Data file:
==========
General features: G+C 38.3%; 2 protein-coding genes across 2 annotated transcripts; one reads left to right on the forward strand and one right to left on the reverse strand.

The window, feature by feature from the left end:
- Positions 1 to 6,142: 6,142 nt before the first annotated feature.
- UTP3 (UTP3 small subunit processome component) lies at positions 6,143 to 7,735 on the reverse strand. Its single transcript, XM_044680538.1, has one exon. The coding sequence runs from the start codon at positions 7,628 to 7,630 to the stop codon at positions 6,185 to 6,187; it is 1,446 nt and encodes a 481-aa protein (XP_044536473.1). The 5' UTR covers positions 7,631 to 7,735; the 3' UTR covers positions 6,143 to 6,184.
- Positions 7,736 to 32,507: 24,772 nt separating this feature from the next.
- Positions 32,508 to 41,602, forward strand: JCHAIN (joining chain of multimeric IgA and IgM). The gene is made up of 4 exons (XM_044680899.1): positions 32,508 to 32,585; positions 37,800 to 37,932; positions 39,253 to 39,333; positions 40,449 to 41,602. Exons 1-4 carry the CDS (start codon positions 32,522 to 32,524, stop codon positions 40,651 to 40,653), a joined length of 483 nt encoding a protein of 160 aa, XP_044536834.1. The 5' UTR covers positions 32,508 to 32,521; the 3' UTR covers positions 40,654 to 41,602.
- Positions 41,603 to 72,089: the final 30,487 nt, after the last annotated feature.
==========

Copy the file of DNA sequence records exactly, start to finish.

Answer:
General features: G+C 38.3%; 2 protein-coding genes across 2 annotated transcripts; one reads left to right on the forward strand and one right to left on the reverse strand.

The window, feature by feature from the left end:
- Positions 1 to 6,142: 6,142 nt before the first annotated feature.
- UTP3 (UTP3 small subunit processome component) lies at positions 6,143 to 7,735 on the reverse strand. Its single transcript, XM_044680538.1, has one exon. The coding sequence runs from the start codon at positions 7,628 to 7,630 to the stop codon at positions 6,185 to 6,187; it is 1,446 nt and encodes a 481-aa protein (XP_044536473.1). The 5' UTR covers positions 7,631 to 7,735; the 3' UTR covers positions 6,143 to 6,184.
- Positions 7,736 to 32,507: 24,772 nt separating this feature from the next.
- Positions 32,508 to 41,602, forward strand: JCHAIN (joining chain of multimeric IgA and IgM). The gene is made up of 4 exons (XM_044680899.1): positions 32,508 to 32,585; positions 37,800 to 37,932; positions 39,253 to 39,333; positions 40,449 to 41,602. Exons 1-4 carry the CDS (start codon positions 32,522 to 32,524, stop codon positions 40,651 to 40,653), a joined length of 483 nt encoding a protein of 160 aa, XP_044536834.1. The 5' UTR covers positions 32,508 to 32,521; the 3' UTR covers positions 40,654 to 41,602.
- Positions 41,603 to 72,089: the final 30,487 nt, after the last annotated feature.